Tires are not all created equally. Different categories of tires use carefully engineered rubber compounds to maximize performance in specific temperature ranges. Furthermore, tread patterns are finely-tuned to optimize handling characteristics in different weather conditions. Before you choose your next set of tires, consider which category best fits your driving needs.
All-Season Tires: The Jack of All Trades
All-season tires are designed to be used year-round in all weather conditions. They're constructed of a rubber compound that is soft enough to survive winter temperatures while still offering adequate handling performance in warm weather. Their tread patterns are designed mostly for dispersing rain water, yet they are still useable in snowy conditions. However, their versatility comes with several compromises.
If you live in a seasonal climate that doesn't experience much snowfall, all-season tires are a good choice as long as you're not concerned with getting the maximum level of handling performance out of your car. You can install them and be confident that they'll offer adequate grip in all conditions without the hassle of swapping tires when the seasons change.
Summer Tires: Performance Handling for Driving Enthusiasts
If you live in a warm climate or if you enjoy spirited drives on curvy roads, opt for a set of summer tires. In temperatures above 40 degrees Fahrenheit, their rubber compound is softer than all-season tires, and they can provide substantially improved grip. But if the temperature drops below 40 degrees, the rubber compound hardens up substantially and is prone to cracking.
Contrary to popular belief, summer tires don't necessarily sacrifice performance in rainy conditions for the sake of dry-weather performance. The tread pattern on ordinary summer tires is just as efficient at dispersing water as the tread on their all-season counterparts.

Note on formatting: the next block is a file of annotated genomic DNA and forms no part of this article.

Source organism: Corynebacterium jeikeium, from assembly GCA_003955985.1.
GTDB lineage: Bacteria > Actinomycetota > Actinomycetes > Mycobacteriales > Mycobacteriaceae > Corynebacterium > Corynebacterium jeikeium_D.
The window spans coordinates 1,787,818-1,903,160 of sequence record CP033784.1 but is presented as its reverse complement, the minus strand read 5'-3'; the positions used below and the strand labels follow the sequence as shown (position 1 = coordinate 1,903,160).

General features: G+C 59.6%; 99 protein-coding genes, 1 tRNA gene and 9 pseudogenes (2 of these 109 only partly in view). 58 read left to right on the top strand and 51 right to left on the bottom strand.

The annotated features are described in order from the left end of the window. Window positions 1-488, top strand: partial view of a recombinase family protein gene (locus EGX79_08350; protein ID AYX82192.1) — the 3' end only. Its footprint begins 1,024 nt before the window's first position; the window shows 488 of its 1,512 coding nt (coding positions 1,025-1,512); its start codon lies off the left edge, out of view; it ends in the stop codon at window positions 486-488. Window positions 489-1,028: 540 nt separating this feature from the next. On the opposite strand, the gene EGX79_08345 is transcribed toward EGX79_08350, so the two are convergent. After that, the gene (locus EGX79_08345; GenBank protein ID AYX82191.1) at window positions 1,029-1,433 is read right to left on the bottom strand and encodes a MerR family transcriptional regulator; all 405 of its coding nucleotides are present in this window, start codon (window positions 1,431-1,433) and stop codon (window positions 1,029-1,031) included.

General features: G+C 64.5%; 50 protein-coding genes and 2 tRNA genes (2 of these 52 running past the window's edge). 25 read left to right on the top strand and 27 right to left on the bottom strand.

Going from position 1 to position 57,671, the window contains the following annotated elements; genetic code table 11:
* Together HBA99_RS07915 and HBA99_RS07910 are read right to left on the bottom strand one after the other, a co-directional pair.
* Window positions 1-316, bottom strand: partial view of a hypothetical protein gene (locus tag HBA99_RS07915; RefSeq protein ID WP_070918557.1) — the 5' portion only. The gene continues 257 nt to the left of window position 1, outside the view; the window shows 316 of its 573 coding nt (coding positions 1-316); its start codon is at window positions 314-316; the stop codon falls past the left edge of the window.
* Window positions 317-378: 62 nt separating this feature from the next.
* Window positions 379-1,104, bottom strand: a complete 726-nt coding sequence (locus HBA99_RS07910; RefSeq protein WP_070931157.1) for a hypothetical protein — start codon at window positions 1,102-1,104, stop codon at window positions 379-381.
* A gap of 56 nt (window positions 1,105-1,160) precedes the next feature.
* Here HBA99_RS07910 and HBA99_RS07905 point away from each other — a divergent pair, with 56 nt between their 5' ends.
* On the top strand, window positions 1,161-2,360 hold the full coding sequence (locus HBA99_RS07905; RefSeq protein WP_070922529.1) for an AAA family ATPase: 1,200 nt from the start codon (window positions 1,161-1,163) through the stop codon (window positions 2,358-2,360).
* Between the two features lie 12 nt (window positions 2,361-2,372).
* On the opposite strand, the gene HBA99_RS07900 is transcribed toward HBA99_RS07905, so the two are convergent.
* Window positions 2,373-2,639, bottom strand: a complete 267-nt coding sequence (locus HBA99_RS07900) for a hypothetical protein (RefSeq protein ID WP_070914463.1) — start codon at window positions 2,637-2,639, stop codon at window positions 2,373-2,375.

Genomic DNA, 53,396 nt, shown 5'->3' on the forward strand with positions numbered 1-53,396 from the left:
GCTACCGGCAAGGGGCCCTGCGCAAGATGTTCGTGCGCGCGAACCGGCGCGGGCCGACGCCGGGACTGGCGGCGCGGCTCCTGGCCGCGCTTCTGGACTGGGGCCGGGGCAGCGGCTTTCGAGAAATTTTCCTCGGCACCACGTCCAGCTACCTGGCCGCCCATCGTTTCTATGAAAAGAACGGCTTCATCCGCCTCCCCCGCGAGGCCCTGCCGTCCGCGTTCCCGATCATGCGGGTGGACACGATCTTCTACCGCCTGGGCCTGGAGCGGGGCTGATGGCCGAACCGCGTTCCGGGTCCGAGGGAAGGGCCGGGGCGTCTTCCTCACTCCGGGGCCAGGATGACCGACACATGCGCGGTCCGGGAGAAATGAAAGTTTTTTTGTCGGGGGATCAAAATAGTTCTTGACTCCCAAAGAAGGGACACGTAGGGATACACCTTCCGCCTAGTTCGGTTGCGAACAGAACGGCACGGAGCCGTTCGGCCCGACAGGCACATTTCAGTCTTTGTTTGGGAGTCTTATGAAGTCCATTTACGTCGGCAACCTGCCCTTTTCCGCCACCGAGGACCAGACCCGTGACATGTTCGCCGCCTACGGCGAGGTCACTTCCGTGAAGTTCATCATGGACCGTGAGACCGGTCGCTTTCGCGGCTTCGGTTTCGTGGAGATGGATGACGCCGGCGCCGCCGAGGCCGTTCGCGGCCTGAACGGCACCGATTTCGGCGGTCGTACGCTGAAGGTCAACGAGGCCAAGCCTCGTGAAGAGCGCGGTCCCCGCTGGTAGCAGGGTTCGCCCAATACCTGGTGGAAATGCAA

However, there are different categories of summer tires that do in fact sacrifice grip in wet conditions. High-performance summer tires offer increased grip on dry roads while still providing decent performance in wet weather. Ultra-high-performance summer tires are more prone to sliding in wet conditions, but they substantially increase your car's handling performance in dry conditions. If you're a true driving enthusiast, you can opt for max-performance summer tires. They're much more prone to sliding and hydroplaning in the rain, but they'll give you uncompromising performance on dry roads.
Winter Tires: Surviving the Snowy Seasons
If you live in an area that receives substantial snowfall, it's a good idea to install winter tires before the snowstorms start arriving. Winter tires feature a rubber compound tuned to offer maximum grip in temperatures below 40 degrees Fahrenheit. Their tread pattern is designed to tear through the snow and give you maximum performance even when the roads are at their slickest. In fact, many front-wheel drive and rear-wheel drive cars equipped with winter tires will perform better in the snow than all-wheel drive cars equipped with generic all-season tires.
The problem is that repeatedly installing and uninstalling the same set of tires can weaken the sidewall and make your tires unsafe. If you want the best of both worlds, you'll have to purchase an extra set of wheels with winter tires installed. That way, you can enjoy the great handling performance of summer tires for most of the year, then you can swap to your winter-tire wheels as soon as the temperature drops.
To the untrained eye, tires may seem quite simple and insignificant. However, they're actually one of the most important components on your car when it comes to safety and performance. Regardless of how many airbags and electronic stability features your car is equipped with, your tires are the only thing connecting you it the asphalt. A carefully chosen set of tires can make your car much safer, faster, and more efficient.